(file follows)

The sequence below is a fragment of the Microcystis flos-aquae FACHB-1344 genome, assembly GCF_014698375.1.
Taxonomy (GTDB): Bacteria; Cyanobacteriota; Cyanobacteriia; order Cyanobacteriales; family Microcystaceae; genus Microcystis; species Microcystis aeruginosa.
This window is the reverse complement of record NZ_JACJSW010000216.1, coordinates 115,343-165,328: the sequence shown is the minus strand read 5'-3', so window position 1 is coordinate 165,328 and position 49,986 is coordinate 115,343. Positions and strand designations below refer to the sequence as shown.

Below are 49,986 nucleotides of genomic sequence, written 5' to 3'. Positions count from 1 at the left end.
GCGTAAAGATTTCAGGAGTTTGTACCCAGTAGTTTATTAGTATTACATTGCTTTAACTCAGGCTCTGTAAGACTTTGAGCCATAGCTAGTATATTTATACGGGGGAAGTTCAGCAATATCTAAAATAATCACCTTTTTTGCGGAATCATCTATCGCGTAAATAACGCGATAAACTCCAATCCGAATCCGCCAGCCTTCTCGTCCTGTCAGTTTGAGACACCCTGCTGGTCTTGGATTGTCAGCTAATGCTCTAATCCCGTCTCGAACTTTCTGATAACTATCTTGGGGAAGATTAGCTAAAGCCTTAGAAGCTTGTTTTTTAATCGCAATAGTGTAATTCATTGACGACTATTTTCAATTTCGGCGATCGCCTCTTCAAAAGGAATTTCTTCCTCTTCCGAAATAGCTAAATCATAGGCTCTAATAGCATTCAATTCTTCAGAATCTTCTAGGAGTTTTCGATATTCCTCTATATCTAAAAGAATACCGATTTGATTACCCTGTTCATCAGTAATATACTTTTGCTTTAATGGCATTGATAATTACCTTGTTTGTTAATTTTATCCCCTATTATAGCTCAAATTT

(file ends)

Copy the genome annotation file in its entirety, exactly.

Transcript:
The sequence below is a fragment of the Microcystis flos-aquae FACHB-1344 genome, assembly GCF_014698375.1.
Taxonomy (GTDB): Bacteria; Cyanobacteriota; Cyanobacteriia; order Cyanobacteriales; family Microcystaceae; genus Microcystis; species Microcystis aeruginosa.
This window is the reverse complement of record NZ_JACJSW010000216.1, coordinates 115,343-165,328: the sequence shown is the minus strand read 5'-3', so window position 1 is coordinate 165,328 and position 49,986 is coordinate 115,343. Positions and strand designations below refer to the sequence as shown.

Below are 49,986 nucleotides of genomic sequence, written 5' to 3'. Positions count from 1 at the left end.
GCGTAAAGATTTCAGGAGTTTGTACCCAGTAGTTTATTAGTATTACATTGCTTTAACTCAGGCTCTGTAAGACTTTGAGCCATAGCTAGTATATTTATACGGGGGAAGTTCAGCAATATCTAAAATAATCACCTTTTTTGCGGAATCATCTATCGCGTAAATAACGCGATAAACTCCAATCCGAATCCGCCAGCCTTCTCGTCCTGTCAGTTTGAGACACCCTGCTGGTCTTGGATTGTCAGCTAATGCTCTAATCCCGTCTCGAACTTTCTGATAACTATCTTGGGGAAGATTAGCTAAAGCCTTAGAAGCTTGTTTTTTAATCGCAATAGTGTAATTCATTGACGACTATTTTCAATTTCGGCGATCGCCTCTTCAAAAGGAATTTCTTCCTCTTCCGAAATAGCTAAATCATAGGCTCTAATAGCATTCAATTCTTCAGAATCTTCTAGGAGTTTTCGATATTCCTCTATATCTAAAAGAATACCGATTTGATTACCCTGTTCATCAGTAATATACTTTTGCTTTAATGGCATTGATAATTACCTTGTTTGTTAATTTTATCCCCTATTATAGCTCAAATTT